NOCTURNAL WANDERER is Nobel Laureate Gao Xingjian's haunting and dreamlike mystery.
In the play, a man walking the streets of urban China in the middle of the night is confronted by a prostitute, a homeless man, and a thief. When the prostitute is found murdered, the blame shifts to the man, a nocturnal wanderer. In the fervid internal monologues of the play, the wanderer wrestles with his feelings, his responses to outside forces, and his search for peace within a violent world.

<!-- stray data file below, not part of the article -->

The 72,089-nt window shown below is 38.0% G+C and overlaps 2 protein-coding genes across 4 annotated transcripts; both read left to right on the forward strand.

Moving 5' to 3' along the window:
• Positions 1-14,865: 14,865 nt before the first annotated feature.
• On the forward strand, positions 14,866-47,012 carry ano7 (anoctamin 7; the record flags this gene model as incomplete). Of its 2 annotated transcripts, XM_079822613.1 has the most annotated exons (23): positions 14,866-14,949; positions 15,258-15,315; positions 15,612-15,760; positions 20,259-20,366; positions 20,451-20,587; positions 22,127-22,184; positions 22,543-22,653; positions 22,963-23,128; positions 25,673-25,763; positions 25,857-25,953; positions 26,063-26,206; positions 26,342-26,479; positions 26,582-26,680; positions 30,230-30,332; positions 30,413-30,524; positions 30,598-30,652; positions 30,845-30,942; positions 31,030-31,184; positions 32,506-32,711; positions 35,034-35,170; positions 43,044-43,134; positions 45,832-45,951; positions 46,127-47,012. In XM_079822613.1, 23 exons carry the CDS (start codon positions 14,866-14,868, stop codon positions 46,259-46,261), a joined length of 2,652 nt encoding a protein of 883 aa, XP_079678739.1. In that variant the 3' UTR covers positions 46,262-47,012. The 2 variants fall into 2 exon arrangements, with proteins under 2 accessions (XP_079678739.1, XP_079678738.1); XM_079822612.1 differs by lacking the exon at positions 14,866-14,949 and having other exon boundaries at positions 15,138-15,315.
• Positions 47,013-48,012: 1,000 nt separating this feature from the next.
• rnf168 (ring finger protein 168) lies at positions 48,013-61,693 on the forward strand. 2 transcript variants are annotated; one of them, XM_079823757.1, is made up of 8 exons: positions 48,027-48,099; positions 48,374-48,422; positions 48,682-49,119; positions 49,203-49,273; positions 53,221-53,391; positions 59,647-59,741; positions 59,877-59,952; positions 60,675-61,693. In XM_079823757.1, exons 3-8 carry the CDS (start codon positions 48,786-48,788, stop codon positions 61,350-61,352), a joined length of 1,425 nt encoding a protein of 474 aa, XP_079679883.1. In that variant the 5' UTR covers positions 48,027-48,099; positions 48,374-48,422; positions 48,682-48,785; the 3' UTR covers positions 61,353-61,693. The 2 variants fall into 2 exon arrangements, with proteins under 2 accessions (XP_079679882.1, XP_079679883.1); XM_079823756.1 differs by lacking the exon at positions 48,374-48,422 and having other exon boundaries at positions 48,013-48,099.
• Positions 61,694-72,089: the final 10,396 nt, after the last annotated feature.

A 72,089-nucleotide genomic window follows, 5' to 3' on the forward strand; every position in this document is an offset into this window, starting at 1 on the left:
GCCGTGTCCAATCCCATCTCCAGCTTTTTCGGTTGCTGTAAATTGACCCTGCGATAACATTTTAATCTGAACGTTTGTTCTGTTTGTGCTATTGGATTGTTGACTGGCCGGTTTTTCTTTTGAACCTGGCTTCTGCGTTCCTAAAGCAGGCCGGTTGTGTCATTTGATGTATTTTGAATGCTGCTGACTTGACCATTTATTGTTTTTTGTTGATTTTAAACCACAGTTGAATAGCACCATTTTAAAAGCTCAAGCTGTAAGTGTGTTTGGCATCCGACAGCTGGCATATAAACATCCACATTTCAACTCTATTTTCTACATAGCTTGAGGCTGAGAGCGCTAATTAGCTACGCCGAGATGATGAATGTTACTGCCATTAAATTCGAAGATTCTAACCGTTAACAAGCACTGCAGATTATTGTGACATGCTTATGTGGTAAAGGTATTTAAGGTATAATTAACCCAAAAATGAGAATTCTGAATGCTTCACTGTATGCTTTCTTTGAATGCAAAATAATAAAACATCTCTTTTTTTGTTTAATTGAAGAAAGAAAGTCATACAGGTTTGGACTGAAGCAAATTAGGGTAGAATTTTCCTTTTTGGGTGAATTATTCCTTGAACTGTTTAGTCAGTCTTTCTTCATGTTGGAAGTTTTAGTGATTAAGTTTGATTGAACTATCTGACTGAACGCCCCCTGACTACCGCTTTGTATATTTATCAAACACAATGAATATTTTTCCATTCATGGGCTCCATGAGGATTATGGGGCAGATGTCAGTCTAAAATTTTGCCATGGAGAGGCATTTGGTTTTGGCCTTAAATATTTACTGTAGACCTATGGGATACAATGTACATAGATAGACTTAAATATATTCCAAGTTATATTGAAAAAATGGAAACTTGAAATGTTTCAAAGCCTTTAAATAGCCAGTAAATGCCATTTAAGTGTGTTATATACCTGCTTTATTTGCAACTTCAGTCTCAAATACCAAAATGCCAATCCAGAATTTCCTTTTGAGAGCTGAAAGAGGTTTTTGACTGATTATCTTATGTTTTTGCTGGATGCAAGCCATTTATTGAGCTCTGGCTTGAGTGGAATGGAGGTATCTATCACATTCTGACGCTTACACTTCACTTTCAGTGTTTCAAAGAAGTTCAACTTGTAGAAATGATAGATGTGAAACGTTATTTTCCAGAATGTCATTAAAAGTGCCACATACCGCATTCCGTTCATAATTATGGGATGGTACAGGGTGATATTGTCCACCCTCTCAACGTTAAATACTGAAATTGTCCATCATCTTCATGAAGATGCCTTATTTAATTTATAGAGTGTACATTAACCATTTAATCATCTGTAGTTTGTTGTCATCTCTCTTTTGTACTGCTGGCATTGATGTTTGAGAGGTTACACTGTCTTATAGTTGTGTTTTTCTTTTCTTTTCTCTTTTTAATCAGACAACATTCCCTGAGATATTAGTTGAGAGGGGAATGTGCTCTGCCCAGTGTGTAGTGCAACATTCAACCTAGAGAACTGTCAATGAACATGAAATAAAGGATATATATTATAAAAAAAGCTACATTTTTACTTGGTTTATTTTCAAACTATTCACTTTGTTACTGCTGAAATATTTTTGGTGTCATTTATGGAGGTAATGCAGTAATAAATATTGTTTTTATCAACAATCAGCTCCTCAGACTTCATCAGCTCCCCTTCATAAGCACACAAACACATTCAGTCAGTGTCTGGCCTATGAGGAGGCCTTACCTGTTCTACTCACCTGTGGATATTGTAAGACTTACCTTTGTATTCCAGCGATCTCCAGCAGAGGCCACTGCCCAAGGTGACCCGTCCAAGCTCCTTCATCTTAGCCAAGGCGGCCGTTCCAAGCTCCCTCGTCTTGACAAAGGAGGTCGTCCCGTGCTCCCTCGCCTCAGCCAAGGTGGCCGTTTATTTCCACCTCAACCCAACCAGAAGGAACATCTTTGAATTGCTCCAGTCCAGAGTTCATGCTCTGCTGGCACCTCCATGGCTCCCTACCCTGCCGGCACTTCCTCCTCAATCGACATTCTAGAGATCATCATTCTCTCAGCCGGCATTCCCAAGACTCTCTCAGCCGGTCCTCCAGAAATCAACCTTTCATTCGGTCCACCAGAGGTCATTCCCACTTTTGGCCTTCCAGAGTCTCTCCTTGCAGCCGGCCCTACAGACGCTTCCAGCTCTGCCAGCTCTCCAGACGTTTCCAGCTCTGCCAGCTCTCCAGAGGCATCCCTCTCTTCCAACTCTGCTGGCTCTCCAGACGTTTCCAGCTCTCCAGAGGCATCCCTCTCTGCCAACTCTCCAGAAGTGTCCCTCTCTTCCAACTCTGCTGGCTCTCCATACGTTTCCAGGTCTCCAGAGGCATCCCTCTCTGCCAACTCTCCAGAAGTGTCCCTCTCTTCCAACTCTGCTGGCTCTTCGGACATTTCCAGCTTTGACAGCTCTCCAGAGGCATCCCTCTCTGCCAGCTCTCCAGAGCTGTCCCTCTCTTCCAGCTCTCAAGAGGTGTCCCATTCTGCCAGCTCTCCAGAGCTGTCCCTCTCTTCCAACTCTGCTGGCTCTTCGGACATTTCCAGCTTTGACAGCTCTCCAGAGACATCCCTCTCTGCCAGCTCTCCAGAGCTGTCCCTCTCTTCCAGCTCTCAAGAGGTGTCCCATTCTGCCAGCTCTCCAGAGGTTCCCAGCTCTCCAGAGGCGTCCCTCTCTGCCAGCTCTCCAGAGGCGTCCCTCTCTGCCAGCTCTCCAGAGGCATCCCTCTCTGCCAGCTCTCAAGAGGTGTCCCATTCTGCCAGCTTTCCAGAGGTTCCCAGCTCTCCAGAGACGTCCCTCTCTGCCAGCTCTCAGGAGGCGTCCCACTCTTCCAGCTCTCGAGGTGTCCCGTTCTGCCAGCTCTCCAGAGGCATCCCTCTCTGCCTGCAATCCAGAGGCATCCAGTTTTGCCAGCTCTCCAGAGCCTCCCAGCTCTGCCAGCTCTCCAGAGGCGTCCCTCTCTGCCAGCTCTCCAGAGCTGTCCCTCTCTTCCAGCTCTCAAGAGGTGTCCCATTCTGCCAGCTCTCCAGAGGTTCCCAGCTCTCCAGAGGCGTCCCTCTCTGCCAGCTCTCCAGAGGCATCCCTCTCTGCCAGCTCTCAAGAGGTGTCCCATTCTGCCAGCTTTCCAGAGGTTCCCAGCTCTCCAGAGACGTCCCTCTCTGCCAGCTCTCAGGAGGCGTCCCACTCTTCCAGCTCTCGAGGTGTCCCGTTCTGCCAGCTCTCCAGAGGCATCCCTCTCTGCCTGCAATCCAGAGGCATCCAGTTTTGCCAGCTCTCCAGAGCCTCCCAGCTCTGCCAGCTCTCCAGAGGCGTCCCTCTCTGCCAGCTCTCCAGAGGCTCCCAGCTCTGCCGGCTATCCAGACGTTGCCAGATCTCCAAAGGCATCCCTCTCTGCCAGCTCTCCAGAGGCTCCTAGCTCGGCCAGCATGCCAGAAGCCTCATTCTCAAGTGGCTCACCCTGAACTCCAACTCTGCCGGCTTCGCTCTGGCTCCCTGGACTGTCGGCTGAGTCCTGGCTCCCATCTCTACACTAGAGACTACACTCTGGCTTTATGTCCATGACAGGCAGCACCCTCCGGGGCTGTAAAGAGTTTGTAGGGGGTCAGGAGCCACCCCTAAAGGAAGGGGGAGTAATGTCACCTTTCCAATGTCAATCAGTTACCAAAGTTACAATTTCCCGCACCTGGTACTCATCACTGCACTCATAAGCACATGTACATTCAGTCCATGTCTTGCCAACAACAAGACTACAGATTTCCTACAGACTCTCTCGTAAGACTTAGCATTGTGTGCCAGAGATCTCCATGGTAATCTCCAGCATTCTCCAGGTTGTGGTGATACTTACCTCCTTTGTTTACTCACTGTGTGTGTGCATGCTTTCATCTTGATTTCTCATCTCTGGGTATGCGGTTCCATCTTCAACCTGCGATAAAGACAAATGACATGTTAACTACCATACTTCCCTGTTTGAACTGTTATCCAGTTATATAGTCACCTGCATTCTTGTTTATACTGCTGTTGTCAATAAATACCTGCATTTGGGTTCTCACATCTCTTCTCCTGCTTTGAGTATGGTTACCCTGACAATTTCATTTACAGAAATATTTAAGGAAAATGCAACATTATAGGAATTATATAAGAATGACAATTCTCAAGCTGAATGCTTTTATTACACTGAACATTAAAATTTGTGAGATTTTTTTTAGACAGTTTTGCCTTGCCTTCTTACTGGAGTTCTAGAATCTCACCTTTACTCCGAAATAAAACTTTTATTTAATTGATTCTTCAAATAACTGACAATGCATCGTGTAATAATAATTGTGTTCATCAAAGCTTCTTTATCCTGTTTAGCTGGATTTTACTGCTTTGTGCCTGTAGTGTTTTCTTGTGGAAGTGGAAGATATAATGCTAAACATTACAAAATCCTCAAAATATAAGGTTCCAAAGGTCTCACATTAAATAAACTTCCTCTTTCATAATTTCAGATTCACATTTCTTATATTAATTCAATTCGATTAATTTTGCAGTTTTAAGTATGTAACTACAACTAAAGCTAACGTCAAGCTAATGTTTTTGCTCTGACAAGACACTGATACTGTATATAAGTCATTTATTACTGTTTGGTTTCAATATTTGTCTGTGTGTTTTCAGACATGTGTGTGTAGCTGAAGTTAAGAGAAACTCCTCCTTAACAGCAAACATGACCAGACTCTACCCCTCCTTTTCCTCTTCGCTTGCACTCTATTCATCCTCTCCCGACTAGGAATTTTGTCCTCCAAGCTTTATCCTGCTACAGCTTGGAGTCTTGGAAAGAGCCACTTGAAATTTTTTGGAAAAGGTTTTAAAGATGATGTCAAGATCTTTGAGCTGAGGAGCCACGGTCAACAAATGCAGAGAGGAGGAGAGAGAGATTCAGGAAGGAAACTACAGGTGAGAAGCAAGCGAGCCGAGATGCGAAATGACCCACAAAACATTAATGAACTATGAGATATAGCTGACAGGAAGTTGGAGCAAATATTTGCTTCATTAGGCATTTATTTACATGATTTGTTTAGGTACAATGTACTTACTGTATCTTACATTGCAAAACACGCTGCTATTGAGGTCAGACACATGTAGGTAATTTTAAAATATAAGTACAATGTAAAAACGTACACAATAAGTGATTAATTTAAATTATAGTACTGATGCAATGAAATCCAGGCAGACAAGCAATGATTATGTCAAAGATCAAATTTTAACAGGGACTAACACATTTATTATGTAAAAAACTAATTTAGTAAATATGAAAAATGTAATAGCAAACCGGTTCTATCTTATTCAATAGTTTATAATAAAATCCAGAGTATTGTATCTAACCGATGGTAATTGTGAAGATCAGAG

"Nocturnal Wanderer is not a story, but a dream. It is a dream about restlessness, isolation, brutality, and blame," says director Paul "Spike" Wilson, a Pitt doctoral student in theatre and performance studies. Wilson was attracted to Xingjian's work because of its strong connection to Zen Buddhism and its unabashed exploration of the nature of violence. "This is a play that presents something inescapable," Wilson says, "in a way in which we have no choice but to respond on a personal level. You are not audience, but eyewitness, perhaps corroborator, of a human state."
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